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Have you seen tutorials on how to personalize your own door mats? Most of the tutorials will use piece of vinyl cut on a Cricut or Silhouette. The vinyl is stuck directly on the rug and used as a stencil.
You know with my obsession for screen printing, I had to try screen printing on these door mats. And, I’m so excited to report that it works!
Why Screen Printing Vs. Vinyl Stenciling Door Mats?
Vinyl stenciling is when you use an adhesive vinyl and stick it directly on your mat. Then you dab the paint over the stencil with a paint brush. This method works great if you are doing just one door mat.
What if you want to sell door mats? This is where screen printing is more beneficial. You can use one piece of vinyl and make dozens of mats. Once you finish printing the first door mat, just place the next blank under your screen and you can keep printing.
Think of how much time you will save weeding the same design over and over. If you are selling doormats in your Etsy shop or at craft fairs, this is a great item to make in bulk while keeping your expenses low and saving time.
Plus, with this method, you don’t need to peel of the vinyl from your rug. Just lift the screen and you’re done!
Creating a Hinge Frame for Large Items Like Door Mats
If you love screen printing, I always recommend investing in a 1-color or 4-color screen printing press for making t-shirts. Or, using a hinge frame when you’re screen printing on paper or similar flat items.
My Speedball hinge frame is 10×14 which wasn’t large enough for my coir door mat. Plus, that frame only works when items are fairly flat – like paper bags or cardstock.
For this project, I needed to create my own DIY hinge frame that would be sized perfectly for the TRAMPA door mat I found at IKEA.
Supplies Needed for Creating this Hinge Frame Setup:
- Speedball Hinge Clamps (1 pair)
- Piece of plywood, 1/2 inch thick and at least 3 by 14 inches
- Clamps (large enough to clamp your table + the 1/2 inch plywood)
NOTE: I found that the 1/2 inch plywood plus the height of the hinge clamps was the perfect spacing for this TRAMPA door mat. If you use different clamps or a different mat, you may need to adjust the size of your plywood.
Watch The Process on YouTube
How to Build Your Own Hinge Frame for Door Mats
Space your Speedball Hinge Clamps about 12 inches art on the plywood.
Drill a hole and screw in the screws included with your hinge clamps. These screws are just a tad bit too long, but they still work. You may want to place a piece of tape over the back so it doesn’t scratch your table. You can also use shorter screws if you prefer.
Securely clamp your plywood piece to your table.
Slide your screen printing frame into the clamps and tighten.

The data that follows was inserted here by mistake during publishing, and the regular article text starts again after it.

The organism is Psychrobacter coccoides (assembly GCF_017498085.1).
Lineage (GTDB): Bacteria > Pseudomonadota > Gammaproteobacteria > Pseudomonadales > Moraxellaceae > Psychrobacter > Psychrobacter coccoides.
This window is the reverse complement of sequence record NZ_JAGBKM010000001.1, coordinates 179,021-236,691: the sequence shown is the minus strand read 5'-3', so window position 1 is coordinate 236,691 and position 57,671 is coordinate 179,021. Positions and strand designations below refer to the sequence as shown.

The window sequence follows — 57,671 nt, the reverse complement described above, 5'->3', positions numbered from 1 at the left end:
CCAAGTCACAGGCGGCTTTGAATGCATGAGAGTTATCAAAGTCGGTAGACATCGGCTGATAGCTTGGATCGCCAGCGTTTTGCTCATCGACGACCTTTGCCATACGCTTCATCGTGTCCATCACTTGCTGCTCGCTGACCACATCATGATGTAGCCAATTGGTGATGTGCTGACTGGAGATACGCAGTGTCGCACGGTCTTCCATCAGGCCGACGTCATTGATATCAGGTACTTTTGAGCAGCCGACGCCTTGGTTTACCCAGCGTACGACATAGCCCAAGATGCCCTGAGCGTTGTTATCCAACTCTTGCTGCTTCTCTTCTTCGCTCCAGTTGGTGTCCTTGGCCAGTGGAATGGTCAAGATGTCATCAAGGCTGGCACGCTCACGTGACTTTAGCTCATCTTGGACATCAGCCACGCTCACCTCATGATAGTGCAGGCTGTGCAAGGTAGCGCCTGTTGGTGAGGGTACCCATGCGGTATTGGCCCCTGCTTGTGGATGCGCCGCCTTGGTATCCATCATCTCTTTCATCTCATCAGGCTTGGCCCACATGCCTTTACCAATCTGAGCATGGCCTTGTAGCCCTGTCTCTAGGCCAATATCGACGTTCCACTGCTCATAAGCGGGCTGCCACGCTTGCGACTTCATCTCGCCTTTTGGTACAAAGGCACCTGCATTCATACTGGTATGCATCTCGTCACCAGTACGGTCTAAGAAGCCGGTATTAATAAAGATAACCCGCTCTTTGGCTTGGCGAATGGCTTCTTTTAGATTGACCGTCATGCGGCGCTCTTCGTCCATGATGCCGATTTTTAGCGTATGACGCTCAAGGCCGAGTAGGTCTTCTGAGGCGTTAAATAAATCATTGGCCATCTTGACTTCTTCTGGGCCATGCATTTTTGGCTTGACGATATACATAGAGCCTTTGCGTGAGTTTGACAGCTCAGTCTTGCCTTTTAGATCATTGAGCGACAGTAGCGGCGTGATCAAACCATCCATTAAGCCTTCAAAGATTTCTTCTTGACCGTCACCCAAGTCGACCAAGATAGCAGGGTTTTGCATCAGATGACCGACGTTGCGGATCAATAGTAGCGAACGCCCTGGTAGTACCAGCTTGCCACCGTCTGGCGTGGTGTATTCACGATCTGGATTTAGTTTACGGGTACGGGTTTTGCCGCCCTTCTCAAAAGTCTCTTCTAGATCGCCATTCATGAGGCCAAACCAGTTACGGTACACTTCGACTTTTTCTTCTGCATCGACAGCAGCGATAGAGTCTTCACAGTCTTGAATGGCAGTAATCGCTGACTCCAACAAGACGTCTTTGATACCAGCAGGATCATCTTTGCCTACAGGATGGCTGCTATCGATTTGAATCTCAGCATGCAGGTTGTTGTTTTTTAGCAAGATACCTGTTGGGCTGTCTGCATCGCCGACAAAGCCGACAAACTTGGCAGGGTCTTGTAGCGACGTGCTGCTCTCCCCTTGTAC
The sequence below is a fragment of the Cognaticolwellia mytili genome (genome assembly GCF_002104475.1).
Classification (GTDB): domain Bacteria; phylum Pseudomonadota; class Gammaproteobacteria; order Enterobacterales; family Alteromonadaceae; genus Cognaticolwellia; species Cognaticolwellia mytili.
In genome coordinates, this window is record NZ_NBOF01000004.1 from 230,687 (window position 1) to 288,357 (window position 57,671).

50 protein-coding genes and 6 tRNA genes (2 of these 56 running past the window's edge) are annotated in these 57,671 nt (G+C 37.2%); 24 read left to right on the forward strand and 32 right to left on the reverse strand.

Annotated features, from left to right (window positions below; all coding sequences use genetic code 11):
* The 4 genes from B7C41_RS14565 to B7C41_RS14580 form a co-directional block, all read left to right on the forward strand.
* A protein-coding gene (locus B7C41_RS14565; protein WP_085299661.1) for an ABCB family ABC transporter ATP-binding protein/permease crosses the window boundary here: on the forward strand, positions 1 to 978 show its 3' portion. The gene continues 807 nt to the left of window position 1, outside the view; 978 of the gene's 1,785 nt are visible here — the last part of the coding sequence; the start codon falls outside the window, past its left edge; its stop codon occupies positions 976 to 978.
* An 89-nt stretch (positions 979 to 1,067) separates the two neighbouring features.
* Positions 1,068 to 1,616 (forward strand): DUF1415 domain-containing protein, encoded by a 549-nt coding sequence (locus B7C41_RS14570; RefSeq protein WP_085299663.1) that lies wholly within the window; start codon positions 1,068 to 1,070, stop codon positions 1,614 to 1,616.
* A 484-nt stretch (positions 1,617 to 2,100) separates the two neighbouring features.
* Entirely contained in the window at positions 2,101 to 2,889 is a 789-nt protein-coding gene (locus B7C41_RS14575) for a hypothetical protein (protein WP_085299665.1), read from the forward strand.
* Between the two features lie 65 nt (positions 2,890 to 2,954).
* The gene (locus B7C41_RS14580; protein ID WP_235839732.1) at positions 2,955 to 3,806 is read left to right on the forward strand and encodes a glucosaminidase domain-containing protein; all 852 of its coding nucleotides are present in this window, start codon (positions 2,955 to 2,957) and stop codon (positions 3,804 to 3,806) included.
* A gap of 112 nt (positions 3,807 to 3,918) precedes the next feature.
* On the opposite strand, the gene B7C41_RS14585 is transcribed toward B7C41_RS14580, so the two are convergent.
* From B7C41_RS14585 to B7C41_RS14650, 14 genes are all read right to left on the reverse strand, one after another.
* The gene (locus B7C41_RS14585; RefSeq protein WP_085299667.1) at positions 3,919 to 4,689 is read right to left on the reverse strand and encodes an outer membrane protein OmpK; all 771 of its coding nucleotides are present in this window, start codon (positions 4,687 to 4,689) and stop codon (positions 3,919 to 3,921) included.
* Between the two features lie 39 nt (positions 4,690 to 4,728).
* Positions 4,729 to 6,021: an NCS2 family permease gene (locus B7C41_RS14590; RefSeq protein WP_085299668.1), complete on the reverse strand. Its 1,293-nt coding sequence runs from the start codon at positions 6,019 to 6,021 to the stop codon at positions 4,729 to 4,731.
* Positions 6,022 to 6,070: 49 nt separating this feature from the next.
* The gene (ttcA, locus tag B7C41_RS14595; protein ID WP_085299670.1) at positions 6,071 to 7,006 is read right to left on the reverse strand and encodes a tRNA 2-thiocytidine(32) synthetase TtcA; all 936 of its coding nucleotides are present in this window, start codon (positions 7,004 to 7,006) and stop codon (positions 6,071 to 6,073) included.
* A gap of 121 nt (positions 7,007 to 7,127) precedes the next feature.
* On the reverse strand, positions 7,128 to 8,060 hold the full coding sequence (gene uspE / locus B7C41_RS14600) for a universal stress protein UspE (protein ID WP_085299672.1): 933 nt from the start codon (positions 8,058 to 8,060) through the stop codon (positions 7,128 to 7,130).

Place your coir door mat on the table under your screen printing frame.
Now you’re ready to use your hinge frame to screen print on your coir door mat. Keep reading for tips on that.
Screen Printing with Vinyl on Door Mats and Rugs
If you aren’t familiar with my method of screen printing using vinyl cut on your Cricut or Silhouette, start here for more details on the process.
For this 1’4″ x 2’0″ TRAMPA door mat, I am using a 16×20 Speedball screen printing frame. The size of this frame allows you to print in the middle of your mat. If you have a design that will go to the edge of your mat, you’ll want to use a larger screen.
I used Speedball acrylic ink for this project. This ink dries permanent and doesn’t require any heat setting.
Using a hinge frame for this project is very important. It took quite a few squeegees of ink to get enough coverage to fill in the groves of the door mat.
If you are screen printing without a hinge frame, you won’t be able to lift and lower the frame accurately to add more ink.
With this hinge frame setup, I was able to keep checking the ink coverage until it was filled in nicely.
There were a few spots on my mat where the shorter fibers didn’t get enough ink. I filled these spots in with a paint brush. For my mat, this was just 2 or 3 small spots, so screen printing still saved me a ton of time!
Tips for Screen Printing Personalized Door Mats
- Use a graphic squeegee. A firmer squeegee will allow you to press the ink into the mat. I used a combination of a 15 inch squeegee and a 10 inch squeegee. The 15 inches allowed me to go over the entire design in one squeegee. But, it was a little hard to handle this size while pressing firmly. I found the 10 inch size was a little easier to handle and overlapping the strokes didn’t make a noticeable difference.
- Be careful not to bump or move your mat while lifting the screen. If your mat moves, you won’t be able to place the screen back down in the right spot to add more ink.
- Don’t leave your mat on the ground to dry and then step on it (speaking from experience… tracked ink all over my carpet..haha!)
I hope this tutorial helps you create your own personalized door mats! I’d love to see your projects – be sure to tag me on Instagram @pigskinsandpigtails